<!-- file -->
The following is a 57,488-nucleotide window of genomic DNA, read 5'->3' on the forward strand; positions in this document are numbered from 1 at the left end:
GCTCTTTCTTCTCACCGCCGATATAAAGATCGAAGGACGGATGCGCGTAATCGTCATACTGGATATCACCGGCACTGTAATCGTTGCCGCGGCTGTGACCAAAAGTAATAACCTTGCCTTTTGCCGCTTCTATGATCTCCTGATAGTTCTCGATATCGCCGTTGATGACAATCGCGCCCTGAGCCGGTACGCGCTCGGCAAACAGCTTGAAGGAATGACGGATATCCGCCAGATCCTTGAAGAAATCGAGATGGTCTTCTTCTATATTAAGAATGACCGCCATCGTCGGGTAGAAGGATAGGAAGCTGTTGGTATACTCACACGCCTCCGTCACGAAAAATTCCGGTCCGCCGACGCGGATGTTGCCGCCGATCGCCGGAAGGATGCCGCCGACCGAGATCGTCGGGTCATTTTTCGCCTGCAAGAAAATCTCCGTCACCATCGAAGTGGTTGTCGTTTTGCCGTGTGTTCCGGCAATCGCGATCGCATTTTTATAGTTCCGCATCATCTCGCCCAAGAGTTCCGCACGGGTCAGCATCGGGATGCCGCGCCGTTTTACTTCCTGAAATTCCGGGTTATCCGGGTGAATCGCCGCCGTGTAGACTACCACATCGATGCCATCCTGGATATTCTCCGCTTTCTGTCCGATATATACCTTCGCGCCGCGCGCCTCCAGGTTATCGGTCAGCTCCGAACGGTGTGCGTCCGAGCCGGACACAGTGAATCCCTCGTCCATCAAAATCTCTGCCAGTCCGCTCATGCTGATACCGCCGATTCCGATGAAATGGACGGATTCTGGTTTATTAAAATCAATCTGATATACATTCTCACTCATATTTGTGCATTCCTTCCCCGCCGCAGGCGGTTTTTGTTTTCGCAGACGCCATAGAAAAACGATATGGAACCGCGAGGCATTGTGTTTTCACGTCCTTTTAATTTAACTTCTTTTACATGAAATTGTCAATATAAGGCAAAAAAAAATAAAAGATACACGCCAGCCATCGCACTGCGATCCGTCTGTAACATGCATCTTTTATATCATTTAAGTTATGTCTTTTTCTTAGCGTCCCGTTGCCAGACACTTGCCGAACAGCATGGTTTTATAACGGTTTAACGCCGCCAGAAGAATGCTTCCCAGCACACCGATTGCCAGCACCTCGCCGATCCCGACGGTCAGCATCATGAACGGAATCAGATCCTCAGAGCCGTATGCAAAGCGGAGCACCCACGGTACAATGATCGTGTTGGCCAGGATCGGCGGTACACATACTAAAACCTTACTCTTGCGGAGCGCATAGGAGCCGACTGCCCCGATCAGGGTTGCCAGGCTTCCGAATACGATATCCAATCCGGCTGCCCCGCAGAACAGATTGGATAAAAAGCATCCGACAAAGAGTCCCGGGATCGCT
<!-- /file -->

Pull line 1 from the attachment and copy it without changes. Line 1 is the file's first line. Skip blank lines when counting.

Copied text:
The following is a 57,488-nucleotide window of genomic DNA, read 5'->3' on the forward strand; positions in this document are numbered from 1 at the left end: